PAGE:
Fuld will also state that Repo 105 complied with GAAP and that Ernst & Young “reviewed that policy and supported the firm’s approaf the relevant rule, FAS 140.” Further, E&Y was “auditing our financial statements and reviewing our quarterly and annual SEC filings. Each year, E&Y issued formal opinions that Lehman’s audited financial statements were fairly presented in accordance with GAAP, and they were.”

Presumably E&Y will be okay with this since they’re standing by their audits of LEH so we’re sure no one at 5 Times Square will be interested in tomorrow’s testimony.

Full testimony, via Deal Journal:

Mr. Chairman, Ranking Member Bachus, and Members of the House Committee on Financial Services, you have invited me here today to address a number of public policy issues raised by the Lehman Brothers bankruptcy report filed by the Examiner.

Since September of 2008, I have given much thought to the financial crisis and the perfect storm of events that forced Lehman into bankruptcy. Everyone’s focus is now on how to prevent another crisis. The key is how regulation and governance should be deployed going forward to better protect the financial markets and the entire system.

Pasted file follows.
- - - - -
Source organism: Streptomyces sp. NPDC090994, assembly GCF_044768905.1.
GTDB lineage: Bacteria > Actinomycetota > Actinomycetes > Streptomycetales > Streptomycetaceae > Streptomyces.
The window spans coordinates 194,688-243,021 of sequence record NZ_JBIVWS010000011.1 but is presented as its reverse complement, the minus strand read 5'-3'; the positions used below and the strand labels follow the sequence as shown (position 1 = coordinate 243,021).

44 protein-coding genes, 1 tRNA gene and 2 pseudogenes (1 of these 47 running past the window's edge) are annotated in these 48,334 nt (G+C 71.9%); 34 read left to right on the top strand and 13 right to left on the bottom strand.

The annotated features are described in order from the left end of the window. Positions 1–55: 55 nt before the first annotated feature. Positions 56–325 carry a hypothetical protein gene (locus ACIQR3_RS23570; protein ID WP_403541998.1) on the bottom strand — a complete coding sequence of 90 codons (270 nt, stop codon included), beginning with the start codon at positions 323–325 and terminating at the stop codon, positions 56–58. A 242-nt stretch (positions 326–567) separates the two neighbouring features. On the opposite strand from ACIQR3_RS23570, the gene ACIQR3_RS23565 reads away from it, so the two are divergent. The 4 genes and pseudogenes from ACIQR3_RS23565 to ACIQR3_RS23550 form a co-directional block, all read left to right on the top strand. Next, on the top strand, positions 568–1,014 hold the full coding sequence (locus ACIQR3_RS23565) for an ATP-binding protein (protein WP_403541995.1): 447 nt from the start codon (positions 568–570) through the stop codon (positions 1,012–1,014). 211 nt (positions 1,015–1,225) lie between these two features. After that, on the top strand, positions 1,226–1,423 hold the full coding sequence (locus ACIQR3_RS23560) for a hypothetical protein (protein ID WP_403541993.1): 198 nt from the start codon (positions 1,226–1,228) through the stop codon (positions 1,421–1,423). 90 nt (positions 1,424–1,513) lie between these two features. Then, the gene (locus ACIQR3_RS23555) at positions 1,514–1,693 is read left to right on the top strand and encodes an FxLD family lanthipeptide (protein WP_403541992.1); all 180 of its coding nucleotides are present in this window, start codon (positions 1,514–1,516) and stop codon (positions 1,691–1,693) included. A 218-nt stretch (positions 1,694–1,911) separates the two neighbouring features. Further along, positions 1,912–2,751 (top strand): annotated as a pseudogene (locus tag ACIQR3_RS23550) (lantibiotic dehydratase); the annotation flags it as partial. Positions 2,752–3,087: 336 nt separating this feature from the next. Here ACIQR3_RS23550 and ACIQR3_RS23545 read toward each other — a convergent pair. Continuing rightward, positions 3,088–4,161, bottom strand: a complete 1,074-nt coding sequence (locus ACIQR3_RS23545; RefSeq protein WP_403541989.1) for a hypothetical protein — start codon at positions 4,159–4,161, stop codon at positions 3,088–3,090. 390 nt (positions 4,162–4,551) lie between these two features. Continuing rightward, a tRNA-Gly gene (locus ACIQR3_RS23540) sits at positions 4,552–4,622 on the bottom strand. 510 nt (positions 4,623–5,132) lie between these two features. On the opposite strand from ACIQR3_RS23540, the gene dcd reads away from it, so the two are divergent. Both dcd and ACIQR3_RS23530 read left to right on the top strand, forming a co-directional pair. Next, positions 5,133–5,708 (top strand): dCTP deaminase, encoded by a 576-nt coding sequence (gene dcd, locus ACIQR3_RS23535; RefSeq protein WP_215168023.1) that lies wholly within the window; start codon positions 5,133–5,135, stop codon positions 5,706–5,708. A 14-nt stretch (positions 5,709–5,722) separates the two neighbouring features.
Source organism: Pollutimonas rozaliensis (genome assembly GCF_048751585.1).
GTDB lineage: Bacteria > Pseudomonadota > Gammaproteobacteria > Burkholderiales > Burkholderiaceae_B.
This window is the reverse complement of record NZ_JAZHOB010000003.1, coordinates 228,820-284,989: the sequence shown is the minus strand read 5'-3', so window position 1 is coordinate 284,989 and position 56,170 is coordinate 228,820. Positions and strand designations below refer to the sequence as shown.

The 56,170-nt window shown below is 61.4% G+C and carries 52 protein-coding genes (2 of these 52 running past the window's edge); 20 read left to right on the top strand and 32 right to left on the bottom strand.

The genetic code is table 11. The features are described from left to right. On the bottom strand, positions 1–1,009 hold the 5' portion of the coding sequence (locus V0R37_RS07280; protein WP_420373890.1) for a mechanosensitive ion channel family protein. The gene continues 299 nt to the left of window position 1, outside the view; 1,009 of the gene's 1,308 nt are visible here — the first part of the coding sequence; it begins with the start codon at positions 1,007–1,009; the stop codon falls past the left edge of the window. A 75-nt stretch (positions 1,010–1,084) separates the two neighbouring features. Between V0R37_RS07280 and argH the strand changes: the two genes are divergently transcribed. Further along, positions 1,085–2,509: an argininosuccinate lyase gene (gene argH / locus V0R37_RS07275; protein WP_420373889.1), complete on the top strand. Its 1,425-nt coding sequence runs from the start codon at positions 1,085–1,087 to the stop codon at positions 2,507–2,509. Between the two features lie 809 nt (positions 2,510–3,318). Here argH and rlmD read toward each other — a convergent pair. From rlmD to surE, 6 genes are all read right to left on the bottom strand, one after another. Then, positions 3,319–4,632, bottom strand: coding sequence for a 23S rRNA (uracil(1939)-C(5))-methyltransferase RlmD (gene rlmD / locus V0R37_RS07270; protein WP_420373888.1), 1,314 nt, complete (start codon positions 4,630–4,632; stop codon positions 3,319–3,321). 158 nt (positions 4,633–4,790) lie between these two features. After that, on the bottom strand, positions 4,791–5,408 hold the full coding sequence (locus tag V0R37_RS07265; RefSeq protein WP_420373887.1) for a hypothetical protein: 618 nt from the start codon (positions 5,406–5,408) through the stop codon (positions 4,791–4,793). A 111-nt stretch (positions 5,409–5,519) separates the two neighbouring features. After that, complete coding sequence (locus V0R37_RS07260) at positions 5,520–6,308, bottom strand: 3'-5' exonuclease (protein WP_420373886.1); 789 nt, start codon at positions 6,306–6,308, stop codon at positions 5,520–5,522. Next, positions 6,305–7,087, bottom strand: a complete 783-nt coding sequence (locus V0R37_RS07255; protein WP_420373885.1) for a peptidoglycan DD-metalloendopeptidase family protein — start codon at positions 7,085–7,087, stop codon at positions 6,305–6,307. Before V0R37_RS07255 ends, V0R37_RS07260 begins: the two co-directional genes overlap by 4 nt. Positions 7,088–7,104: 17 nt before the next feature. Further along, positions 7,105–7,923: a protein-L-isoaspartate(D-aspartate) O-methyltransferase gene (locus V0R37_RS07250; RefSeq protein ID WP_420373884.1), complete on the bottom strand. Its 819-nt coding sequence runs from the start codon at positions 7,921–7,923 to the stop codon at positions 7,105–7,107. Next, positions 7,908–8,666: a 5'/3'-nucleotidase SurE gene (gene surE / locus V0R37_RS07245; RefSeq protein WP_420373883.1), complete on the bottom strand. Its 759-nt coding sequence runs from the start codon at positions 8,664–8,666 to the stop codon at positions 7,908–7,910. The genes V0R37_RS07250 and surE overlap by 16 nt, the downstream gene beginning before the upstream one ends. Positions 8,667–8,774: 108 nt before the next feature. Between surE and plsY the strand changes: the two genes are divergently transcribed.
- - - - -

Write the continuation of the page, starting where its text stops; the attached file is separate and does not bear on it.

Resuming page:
The idea of a “super regulator” that monitors the financial markets for systemic risk, I believe, is a good one. To be successful in today’s challenging environment, this new regulator should have actual experience and a true understanding of the business of financial institutions, the capital markets and risk management and must be given the resources sufficient to accomplish its important mission.

My view is that the new regulator also should have access, on a real-time basis, to all information and data regarding transactions, assets and liabilities, as well as current and future commitments. In addition, we should put in place established and effective methods of communication between the regulator and the firms being regulated, all of whom should be guided by clear standards for capital requirements, liquidity and other risk management metrics. The job of the new regulator can only be done, in my opinion, with the creation and utilization of a master mark-to-market capability that determines valuations and capital haircuts on all assets, commitments, loans and structures. In short, to have a fair and orderly market, I believe we need a single set of transparent rules for all of the participants.

You have asked specifically about the role of the SEC and the Federal Reserve Bank of New York. Beginning in March of 2008, the SEC and the Fed conducted regular, at times daily, oversight of Lehman. SEC and Fed officials were physically present in our offices monitoring our daily activities. The SEC and the Fed saw what we saw, in real time, as they reviewed our liquidity, funding, capital, risk management and mark-to-market processes. The SEC and the Fed were privy to everything as it was happening. I am not aware that any data was ever withheld from them, or that either of them ever asked for any information that